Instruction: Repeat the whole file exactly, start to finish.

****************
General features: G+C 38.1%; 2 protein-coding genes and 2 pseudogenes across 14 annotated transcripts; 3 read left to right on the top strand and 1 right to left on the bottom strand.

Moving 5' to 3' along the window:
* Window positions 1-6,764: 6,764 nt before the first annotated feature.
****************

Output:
General features: G+C 38.1%; 2 protein-coding genes and 2 pseudogenes across 14 annotated transcripts; 3 read left to right on the top strand and 1 right to left on the bottom strand.

Moving 5' to 3' along the window:
* Window positions 1-6,764: 6,764 nt before the first annotated feature.